[What follows is from The Heart of Myth.] 

Chapter 1—Crow (Apsaalooke): The Earth Diver

The Crow people call themselves the Apsaalooke, meaning “people of the large beaked bird,” after a mythological trickster in their oral tradition.[1] Many modern Apsaalooke tell their history in mythological terms. “We know where we came from, we know where we’ve been, and we know whom we are,” states the Crow Nation website:

We came through three transitions to become who we are. We were (Awaakiiwilaxpaake) People of the Earth, we were all one mankind, we became (Biiluke) on Our Side, we became (Awashe) Earthen Lodges, and we became Apsaalooke some 2000 years ago.[2]

The ancestors of the Crow had varied life ways including hunting, gathering, and farming, stories of which survive today in cultural memory. In the 1400s, under the leadership of the legendary ancestor, No-vitals, the Crow people migrated to the Great Plains culture area.[3] The Native Americans of the Great Plains lived primarily through large game hunting, particularly the buffalo, which people trapped in box canyons or stampeded off cliffs. Small family tribes lived in portable tepees covered with buffalo skins, each tepee being a symbol of the people’s relationship with the land. “The tepee is a spiritual habitat that symbolically embraces her occupants as a mother.”[4] With the decline of the buffalo in the nineteenth century, the Crow people worked with the United States to integrate into the European American culture.[5] Loss of traditional lands has been a major threat to the Crow community. Today most Crow people live on their reservation in south central Montana.[6] Many see their children’s education as key to their cultural survival. For example, the Crow or Apsaalooke language is vigorously maintained and taught in Crow schools. This Siouan language is one of the most widely spoken Native American languages.[7] Another vital concern is the preservation of sacred lands. Oil drilling in Montana’s Valley of the Chiefs, for example, endangers a religious site containing the largest Native American collection of rock art.[8]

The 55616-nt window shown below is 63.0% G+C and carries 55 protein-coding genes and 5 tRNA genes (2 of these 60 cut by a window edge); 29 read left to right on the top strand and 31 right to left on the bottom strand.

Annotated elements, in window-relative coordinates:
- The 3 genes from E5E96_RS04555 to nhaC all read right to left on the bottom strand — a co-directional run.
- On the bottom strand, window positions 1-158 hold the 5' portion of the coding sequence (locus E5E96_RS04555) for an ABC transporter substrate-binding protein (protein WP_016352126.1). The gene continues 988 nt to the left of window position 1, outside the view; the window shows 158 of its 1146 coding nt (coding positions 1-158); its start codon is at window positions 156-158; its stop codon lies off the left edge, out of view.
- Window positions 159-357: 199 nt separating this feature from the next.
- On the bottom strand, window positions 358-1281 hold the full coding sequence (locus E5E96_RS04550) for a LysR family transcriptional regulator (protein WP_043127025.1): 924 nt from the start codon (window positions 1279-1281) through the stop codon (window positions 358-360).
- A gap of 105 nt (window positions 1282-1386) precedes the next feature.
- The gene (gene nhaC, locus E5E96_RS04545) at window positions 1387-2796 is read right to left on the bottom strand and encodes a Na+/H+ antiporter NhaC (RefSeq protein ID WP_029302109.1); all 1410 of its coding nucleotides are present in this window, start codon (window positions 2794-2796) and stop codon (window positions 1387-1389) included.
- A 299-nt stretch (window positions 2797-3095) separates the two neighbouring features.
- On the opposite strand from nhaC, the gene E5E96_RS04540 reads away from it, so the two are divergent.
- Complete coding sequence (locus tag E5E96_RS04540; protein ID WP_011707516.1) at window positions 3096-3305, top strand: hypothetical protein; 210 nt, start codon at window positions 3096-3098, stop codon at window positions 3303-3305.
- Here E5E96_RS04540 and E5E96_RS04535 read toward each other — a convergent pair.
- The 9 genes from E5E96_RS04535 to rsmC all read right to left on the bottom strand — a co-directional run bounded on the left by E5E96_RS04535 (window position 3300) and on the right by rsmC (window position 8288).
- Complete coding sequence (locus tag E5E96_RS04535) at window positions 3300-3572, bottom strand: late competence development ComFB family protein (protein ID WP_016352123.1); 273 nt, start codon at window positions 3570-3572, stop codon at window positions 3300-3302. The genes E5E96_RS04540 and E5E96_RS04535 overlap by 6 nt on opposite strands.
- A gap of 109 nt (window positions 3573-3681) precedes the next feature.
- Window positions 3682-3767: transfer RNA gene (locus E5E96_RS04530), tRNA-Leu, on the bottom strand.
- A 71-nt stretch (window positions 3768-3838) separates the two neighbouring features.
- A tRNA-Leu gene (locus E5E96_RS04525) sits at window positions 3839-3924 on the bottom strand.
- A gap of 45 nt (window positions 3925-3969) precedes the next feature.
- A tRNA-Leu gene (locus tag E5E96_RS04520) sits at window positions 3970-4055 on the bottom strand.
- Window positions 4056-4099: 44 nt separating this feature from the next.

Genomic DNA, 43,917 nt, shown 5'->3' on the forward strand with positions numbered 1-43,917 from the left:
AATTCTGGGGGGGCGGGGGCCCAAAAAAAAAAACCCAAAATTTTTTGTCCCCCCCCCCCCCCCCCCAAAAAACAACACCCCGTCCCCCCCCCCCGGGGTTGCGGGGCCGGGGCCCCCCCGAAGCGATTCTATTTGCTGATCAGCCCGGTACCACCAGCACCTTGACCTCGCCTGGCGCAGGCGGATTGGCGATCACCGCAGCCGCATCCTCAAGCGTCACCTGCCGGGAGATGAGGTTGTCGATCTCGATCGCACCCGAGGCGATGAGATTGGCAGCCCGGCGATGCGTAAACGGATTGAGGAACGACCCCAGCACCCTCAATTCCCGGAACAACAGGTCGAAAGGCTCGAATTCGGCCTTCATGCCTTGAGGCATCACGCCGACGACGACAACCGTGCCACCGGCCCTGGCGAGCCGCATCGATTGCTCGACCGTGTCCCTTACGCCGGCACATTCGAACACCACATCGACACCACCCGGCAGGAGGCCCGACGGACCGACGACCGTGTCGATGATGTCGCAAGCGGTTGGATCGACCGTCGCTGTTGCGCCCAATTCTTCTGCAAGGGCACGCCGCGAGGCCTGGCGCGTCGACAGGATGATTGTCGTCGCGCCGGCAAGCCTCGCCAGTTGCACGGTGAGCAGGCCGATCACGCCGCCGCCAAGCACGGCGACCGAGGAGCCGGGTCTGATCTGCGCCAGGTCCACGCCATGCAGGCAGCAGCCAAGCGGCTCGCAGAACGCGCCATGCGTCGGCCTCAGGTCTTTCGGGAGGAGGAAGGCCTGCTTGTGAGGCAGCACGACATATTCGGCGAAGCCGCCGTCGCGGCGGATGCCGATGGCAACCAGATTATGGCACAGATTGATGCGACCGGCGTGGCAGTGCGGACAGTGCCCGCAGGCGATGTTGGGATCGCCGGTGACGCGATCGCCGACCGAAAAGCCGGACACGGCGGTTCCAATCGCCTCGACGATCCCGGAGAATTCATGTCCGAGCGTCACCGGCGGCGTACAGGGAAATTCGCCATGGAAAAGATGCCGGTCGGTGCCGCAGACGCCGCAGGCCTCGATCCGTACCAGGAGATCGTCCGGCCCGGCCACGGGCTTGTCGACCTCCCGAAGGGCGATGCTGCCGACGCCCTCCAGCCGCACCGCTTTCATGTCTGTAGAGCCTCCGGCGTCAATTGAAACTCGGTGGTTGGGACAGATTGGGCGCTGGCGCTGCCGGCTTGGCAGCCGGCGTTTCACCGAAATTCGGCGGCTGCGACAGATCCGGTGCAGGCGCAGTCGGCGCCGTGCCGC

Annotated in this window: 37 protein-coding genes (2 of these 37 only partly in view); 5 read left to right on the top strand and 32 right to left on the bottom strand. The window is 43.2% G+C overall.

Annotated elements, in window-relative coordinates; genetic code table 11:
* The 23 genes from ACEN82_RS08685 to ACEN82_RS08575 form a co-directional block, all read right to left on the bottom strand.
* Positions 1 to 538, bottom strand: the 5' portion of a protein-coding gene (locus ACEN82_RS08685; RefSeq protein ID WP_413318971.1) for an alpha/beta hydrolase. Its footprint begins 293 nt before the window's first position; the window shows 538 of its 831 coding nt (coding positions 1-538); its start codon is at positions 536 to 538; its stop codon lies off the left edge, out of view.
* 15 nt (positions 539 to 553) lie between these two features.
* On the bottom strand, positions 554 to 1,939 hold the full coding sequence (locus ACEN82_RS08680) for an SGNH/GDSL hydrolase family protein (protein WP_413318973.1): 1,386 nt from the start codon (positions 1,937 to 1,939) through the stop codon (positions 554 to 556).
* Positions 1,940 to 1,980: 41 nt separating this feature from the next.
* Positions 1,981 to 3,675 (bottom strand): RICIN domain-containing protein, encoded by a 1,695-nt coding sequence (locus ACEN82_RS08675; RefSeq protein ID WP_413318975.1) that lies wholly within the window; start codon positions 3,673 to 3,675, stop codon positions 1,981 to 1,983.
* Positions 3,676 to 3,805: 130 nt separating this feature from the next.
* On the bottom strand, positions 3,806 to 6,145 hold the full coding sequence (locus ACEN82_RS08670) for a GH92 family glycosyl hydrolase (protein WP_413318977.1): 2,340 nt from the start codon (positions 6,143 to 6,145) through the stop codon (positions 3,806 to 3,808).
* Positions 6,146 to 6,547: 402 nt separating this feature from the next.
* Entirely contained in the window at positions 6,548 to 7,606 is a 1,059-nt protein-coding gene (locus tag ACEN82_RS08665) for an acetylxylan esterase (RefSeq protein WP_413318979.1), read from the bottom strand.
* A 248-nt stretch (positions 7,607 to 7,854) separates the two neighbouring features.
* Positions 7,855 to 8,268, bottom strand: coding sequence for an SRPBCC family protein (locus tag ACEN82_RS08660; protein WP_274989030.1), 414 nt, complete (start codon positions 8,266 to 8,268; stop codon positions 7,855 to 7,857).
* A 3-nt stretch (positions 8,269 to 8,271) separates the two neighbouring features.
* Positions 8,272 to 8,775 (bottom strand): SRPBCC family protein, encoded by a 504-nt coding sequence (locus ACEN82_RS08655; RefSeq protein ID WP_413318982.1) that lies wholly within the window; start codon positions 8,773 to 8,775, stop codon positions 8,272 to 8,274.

Myth: The Earth Diver

In the beginning, there was just That Old Man Who Did Everything wandering around. And it seemed to him that there was only his awareness . . . his attention . . . his presence. He noticed the water below him, stretching out for as far as he could see. But soon there were voices and circular ripples on the surface of the water. He listened.





[1] Grim, John A. and Magdalene Mocassin Top. “The Crow/ Apsaalooke in Montana.” Endangered Peoples of North America. Ed. Tom Greaves. Westport: Greenwood Press, 2002. p. 23.
[2] From the Official Site of the Crow Tribe: Apsaalooke Nation. http://www.crowtribe.com/history.htm. Retrieved 12-30-08.
[3] Medicine Crow, Joseph. The Crow Indians’ Own Stories. Lincoln: U. of Nebraska P., 2000. p. 23.
[4] Grim, p. 23-4, 29. George Bird Grinnell relates a Blackfoot myth of the buffalo maiden in his Blackfoot Lodge Tales. Joseph Campbell retells the myth in his Historical Atlas of World Mythology, Vol. 1, Part 2, and again in “The Message of the Myth” segment of The Power of Myth series.
[5] Grim. p. 24.
[6] Ibid. p. 23.
[7] 4,280 speakers in 1990 U.S. census. Ethnologue: Languages of the World. http://www.ethnologue.com/show_language.asp?code=cro. Retrieved 12-30-08.
[8] Endangered Peoples of the World. Sierra Club: Montana Chapter website. http://montana.sierraclub.org/weatherman.html. Retrieved 12-30-08.



In the beginning, there was just That Old Man Who Did Everything wandering around. And it seemed to him that there was only his awareness . . . his attention . . . his presence. He noticed the water below him, stretching out for as far as he could see. But soon there were voices and circular ripples on the surface of the water. He listened.